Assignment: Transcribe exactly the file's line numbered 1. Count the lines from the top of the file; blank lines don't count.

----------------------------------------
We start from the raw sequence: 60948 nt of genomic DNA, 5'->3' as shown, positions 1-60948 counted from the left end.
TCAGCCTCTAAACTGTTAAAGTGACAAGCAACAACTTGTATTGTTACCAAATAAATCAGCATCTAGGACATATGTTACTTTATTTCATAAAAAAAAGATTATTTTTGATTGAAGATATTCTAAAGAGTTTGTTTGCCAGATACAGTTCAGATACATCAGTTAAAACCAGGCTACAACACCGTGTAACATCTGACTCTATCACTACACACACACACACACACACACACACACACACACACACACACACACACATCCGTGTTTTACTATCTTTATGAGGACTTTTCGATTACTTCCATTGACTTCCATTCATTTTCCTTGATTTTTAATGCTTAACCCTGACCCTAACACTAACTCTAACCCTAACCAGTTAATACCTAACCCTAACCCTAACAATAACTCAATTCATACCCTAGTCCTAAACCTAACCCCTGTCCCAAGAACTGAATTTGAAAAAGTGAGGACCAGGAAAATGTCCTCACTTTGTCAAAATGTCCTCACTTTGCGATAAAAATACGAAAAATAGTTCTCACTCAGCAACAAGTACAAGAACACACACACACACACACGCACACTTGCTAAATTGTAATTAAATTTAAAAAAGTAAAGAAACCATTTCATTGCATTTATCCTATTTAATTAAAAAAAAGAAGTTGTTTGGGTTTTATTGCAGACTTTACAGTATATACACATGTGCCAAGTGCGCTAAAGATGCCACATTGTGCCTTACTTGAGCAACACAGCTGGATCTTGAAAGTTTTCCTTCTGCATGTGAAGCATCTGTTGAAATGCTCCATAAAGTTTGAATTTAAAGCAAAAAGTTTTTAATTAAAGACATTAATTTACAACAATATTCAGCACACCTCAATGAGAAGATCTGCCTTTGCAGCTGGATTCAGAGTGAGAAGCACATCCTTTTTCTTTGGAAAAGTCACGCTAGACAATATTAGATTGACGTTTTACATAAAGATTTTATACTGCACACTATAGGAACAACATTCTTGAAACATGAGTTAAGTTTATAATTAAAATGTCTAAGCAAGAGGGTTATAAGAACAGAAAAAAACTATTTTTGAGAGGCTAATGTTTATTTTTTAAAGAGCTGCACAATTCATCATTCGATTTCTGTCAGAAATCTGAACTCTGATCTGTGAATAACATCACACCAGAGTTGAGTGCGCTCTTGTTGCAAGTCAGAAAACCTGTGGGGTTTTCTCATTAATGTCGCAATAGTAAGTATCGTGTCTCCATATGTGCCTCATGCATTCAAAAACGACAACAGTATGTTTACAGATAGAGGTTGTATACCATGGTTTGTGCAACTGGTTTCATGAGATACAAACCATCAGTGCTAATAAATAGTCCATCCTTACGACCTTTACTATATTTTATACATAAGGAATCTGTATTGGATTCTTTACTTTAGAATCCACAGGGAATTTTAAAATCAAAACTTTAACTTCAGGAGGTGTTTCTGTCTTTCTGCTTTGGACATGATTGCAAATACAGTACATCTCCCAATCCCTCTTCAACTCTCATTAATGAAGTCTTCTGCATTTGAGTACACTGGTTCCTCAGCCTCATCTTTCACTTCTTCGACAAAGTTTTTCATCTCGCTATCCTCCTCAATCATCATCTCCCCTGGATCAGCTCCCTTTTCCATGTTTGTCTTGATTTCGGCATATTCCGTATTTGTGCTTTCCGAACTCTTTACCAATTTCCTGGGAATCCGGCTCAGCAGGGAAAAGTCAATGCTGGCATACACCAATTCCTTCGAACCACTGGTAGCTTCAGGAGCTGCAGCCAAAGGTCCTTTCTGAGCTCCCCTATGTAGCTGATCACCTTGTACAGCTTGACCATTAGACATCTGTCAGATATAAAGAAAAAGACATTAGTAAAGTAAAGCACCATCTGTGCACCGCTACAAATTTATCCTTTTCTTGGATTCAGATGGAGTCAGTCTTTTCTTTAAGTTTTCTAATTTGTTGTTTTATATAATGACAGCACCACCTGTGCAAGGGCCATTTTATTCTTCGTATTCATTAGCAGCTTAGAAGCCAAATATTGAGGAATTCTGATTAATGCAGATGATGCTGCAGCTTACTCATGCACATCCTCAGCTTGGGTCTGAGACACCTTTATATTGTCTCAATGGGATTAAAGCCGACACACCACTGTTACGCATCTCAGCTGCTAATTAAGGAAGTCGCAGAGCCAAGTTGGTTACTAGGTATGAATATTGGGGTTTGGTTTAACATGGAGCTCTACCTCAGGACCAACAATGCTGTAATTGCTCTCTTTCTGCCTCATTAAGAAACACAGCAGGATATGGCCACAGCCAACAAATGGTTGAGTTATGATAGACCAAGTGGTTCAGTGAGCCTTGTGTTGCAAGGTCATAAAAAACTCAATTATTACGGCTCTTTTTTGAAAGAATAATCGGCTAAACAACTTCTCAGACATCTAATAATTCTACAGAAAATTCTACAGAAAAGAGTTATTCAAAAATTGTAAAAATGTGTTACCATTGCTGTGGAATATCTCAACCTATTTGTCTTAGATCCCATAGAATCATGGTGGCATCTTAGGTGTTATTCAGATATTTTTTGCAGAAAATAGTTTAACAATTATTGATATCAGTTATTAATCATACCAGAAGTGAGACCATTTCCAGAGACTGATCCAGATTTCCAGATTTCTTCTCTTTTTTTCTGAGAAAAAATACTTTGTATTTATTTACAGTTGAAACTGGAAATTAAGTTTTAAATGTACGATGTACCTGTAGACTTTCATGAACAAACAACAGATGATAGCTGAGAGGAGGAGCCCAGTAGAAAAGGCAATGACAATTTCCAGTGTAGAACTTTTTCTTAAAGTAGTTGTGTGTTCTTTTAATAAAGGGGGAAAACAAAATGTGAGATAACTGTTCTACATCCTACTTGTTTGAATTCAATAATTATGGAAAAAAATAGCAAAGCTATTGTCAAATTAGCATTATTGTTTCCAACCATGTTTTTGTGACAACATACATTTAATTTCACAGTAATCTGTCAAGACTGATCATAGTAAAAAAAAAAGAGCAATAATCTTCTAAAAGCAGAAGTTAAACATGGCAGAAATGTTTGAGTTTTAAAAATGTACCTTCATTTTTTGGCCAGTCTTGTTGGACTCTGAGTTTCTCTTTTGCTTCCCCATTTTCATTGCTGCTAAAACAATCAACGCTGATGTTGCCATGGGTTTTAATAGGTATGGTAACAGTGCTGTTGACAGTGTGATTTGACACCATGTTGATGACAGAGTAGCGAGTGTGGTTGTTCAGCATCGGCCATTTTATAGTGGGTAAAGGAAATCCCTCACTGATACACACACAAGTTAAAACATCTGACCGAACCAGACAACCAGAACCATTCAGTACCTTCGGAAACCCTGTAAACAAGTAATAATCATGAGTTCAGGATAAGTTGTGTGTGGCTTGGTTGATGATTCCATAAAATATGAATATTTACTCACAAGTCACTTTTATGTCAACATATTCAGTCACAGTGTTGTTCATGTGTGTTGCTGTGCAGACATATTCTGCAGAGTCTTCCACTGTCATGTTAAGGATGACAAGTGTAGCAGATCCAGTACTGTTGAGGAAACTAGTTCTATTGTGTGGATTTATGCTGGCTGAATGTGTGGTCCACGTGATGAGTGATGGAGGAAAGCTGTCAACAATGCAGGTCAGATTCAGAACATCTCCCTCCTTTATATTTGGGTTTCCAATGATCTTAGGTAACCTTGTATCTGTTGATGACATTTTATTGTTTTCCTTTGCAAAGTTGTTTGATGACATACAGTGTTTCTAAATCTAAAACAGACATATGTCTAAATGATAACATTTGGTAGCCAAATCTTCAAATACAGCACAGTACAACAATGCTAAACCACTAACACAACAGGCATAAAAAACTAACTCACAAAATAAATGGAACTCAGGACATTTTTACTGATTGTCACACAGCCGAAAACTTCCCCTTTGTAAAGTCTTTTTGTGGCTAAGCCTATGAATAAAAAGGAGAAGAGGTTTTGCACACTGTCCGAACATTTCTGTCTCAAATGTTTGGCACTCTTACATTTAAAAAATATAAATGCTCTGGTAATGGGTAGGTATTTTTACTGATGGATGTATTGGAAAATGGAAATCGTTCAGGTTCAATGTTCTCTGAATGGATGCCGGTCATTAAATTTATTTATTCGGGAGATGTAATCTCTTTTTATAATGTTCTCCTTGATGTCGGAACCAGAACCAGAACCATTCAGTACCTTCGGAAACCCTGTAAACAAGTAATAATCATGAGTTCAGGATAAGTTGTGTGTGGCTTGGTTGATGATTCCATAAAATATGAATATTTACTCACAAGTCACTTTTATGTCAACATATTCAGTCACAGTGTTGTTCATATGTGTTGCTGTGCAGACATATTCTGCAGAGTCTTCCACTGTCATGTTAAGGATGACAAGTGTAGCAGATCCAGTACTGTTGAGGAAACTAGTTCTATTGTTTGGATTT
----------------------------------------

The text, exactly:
We start from the raw sequence: 60948 nt of genomic DNA, 5'->3' as shown, positions 1-60948 counted from the left end.